'I'm afraid I know of no Frank it could have been,' Toby replied adding, 'though it is the kind of mystery I won't be able to put down once you've got me to pick it up. Unfortunately, Sarah is not too uncommon a name 'round these parts! The one thing I do know is where to find out more tomorrow morning. If the anniversary of Frank's death was today, then the parish records may throw some light on it at the break of day tomorrow. I'll check the parish records for you before you head on back home across the border.'
The next morning, Charles met up with Toby at the Parish Church. Toby had arrived a good ten minutes before Charles and being highly curious to discover the identities, he'd already examined the records dating back twenty years. 'Are you sure you heard her say, 'Frank?' Toby asked. I've checked all the deaths on that anniversary date going back two decades and though they'd be thirteen folk who died on that particular day over the years, four men and nine women, the only name that comes within a mile of Frank is Fran. 'Could she not have said Fran?' Toby asked Charles again.
Charles replied, 'It's possible, I suppose.'
'For over seventy years, Charles,' Toby explained, 'two women named Sarah and Fran Southerby lived in the old cottage on the way out of Kinlochbervie. They never mixed with the locals and preferred their own company. In fact, in all the years I knew them, I never once had a conversation with them. They never went out without each other and no villager had ever seen them alone. All of us thought the sisters strange and some thought them very odd indeed. The best way to say it is to say it straight; if they weren't close sisters, they were closet sisters in sin; suspicious spinsters of the unnatural kind.'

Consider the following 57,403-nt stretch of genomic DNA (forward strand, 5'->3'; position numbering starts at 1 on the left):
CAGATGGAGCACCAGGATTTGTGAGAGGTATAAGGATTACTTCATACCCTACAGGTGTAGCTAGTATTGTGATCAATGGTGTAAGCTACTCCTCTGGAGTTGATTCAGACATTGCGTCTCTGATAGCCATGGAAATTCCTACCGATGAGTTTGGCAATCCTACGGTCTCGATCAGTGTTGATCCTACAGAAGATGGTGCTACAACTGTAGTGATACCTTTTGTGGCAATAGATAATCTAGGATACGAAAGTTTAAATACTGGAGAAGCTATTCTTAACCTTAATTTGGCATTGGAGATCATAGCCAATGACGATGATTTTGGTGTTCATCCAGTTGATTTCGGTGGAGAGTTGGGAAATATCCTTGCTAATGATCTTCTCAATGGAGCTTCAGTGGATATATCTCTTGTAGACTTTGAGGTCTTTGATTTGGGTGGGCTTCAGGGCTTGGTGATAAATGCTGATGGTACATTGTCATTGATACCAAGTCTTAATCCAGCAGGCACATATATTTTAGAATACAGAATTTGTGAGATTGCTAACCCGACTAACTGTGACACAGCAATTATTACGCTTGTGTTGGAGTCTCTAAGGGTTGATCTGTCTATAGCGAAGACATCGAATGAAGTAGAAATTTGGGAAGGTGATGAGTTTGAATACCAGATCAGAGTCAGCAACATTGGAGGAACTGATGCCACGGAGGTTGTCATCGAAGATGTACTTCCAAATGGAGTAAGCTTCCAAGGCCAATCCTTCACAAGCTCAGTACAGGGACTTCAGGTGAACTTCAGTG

'Five years ago, Sarah Southerby got stomach cancer and for the better part of a year, she lived in terrible pain with this incurable illness which had gone too far before it was discovered. Sarah pleaded with Doc Brooks to give her a deadly dose of morphine to end her life and pain, but the doctor refused outright, quoting the physician's creed of 'do the patient no harm.' Four days after the doctor had refused Sarah her wish to give her a morphine overdose, she was found dead. The post mortem revealed that Sarah had died from suffocation; probably by means of someone applying a pillow to her face and holding it down tight until she breathed her last. Fran Southerby refused to answer any police questions from start to finish and was subsequently found guilty at her trial in Edinborough High Court in 1959 of the murder of her lover, Sarah Southerby (who had seemingly changed her name by deed poll, fifty years earlier). She was hanged by the neck for the offence of murder on August 10th, 1960. The strange thing is that Sarah died on the very same day, precisely one year earlier to the day that Fran was hanged. And, now that I come to think of it, it was five years ago yesterday, August 10th when the first rose of that shade was fastened to the wooden bridge and has reappeared there every year since to the day!"
Charles looked gobsmacked and exclaimed, 'But however coincidental those dates are, what can it tell us? Surely you're not saying that the person visiting the 'Love Bridge' and placing the white and pink rose there for dead Fran Southerby was dead Sarah Southerby, are you?"
Toby simply smiled and replied, 'I'm saying nothing except what the parish records say and what the facts presented, along with the description you gave me, seem to suggest. And by the way, not that I want to sway your judgement, but during the last year of her life, Doc Brooks said that when he made home visits to see the dying Sarah, he found that her hair had turned from auburn to pure white and that Fran had started putting it up in pigtails for Sarah to remind her of her happy childhood.'
Later that day as Charles Gotyah travelled south back home to his cottage in Surrey, his mind could not come to terms with his experience on the 'Love Bridge' in Kinlochbervie nor with the explanation that the 88-year-old Toby had provided him with. It seemed fantastic; it was fantastic. Gotyah!" William Forde: October 11th, 2016.